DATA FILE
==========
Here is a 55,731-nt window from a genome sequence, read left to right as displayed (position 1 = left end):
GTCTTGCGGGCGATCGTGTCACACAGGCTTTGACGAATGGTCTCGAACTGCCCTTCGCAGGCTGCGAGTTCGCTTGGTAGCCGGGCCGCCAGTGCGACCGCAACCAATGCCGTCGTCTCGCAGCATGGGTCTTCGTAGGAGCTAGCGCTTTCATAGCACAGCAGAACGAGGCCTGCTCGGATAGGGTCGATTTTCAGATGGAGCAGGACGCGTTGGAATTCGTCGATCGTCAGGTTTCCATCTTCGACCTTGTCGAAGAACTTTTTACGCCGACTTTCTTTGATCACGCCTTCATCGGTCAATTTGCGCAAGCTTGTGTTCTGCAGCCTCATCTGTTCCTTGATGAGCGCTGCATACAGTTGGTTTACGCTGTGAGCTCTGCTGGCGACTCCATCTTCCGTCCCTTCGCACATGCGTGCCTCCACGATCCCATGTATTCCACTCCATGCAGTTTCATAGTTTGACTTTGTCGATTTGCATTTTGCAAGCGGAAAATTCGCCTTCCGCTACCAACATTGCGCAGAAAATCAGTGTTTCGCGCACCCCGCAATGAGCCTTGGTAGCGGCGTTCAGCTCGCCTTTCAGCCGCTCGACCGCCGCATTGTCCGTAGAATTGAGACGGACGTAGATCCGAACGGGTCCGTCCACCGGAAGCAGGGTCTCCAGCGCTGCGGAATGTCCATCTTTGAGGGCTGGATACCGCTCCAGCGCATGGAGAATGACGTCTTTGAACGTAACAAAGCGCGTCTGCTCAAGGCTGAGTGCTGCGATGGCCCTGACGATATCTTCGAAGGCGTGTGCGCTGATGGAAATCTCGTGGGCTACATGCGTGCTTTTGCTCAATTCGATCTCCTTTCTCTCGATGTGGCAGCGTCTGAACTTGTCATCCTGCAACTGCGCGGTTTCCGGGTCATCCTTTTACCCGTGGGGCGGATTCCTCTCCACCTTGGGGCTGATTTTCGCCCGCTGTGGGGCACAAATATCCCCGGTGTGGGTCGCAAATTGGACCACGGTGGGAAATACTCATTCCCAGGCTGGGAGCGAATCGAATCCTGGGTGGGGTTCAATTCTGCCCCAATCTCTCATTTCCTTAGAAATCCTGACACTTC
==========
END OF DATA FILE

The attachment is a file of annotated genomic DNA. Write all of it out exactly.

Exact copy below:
Here is a 55,731-nt window from a genome sequence, read left to right as displayed (position 1 = left end):
GTCTTGCGGGCGATCGTGTCACACAGGCTTTGACGAATGGTCTCGAACTGCCCTTCGCAGGCTGCGAGTTCGCTTGGTAGCCGGGCCGCCAGTGCGACCGCAACCAATGCCGTCGTCTCGCAGCATGGGTCTTCGTAGGAGCTAGCGCTTTCATAGCACAGCAGAACGAGGCCTGCTCGGATAGGGTCGATTTTCAGATGGAGCAGGACGCGTTGGAATTCGTCGATCGTCAGGTTTCCATCTTCGACCTTGTCGAAGAACTTTTTACGCCGACTTTCTTTGATCACGCCTTCATCGGTCAATTTGCGCAAGCTTGTGTTCTGCAGCCTCATCTGTTCCTTGATGAGCGCTGCATACAGTTGGTTTACGCTGTGAGCTCTGCTGGCGACTCCATCTTCCGTCCCTTCGCACATGCGTGCCTCCACGATCCCATGTATTCCACTCCATGCAGTTTCATAGTTTGACTTTGTCGATTTGCATTTTGCAAGCGGAAAATTCGCCTTCCGCTACCAACATTGCGCAGAAAATCAGTGTTTCGCGCACCCCGCAATGAGCCTTGGTAGCGGCGTTCAGCTCGCCTTTCAGCCGCTCGACCGCCGCATTGTCCGTAGAATTGAGACGGACGTAGATCCGAACGGGTCCGTCCACCGGAAGCAGGGTCTCCAGCGCTGCGGAATGTCCATCTTTGAGGGCTGGATACCGCTCCAGCGCATGGAGAATGACGTCTTTGAACGTAACAAAGCGCGTCTGCTCAAGGCTGAGTGCTGCGATGGCCCTGACGATATCTTCGAAGGCGTGTGCGCTGATGGAAATCTCGTGGGCTACATGCGTGCTTTTGCTCAATTCGATCTCCTTTCTCTCGATGTGGCAGCGTCTGAACTTGTCATCCTGCAACTGCGCGGTTTCCGGGTCATCCTTTTACCCGTGGGGCGGATTCCTCTCCACCTTGGGGCTGATTTTCGCCCGCTGTGGGGCACAAATATCCCCGGTGTGGGTCGCAAATTGGACCACGGTGGGAAATACTCATTCCCAGGCTGGGAGCGAATCGAATCCTGGGTGGGGTTCAATTCTGCCCCAATCTCTCATTTCCTTAGAAATCCTGACACTTC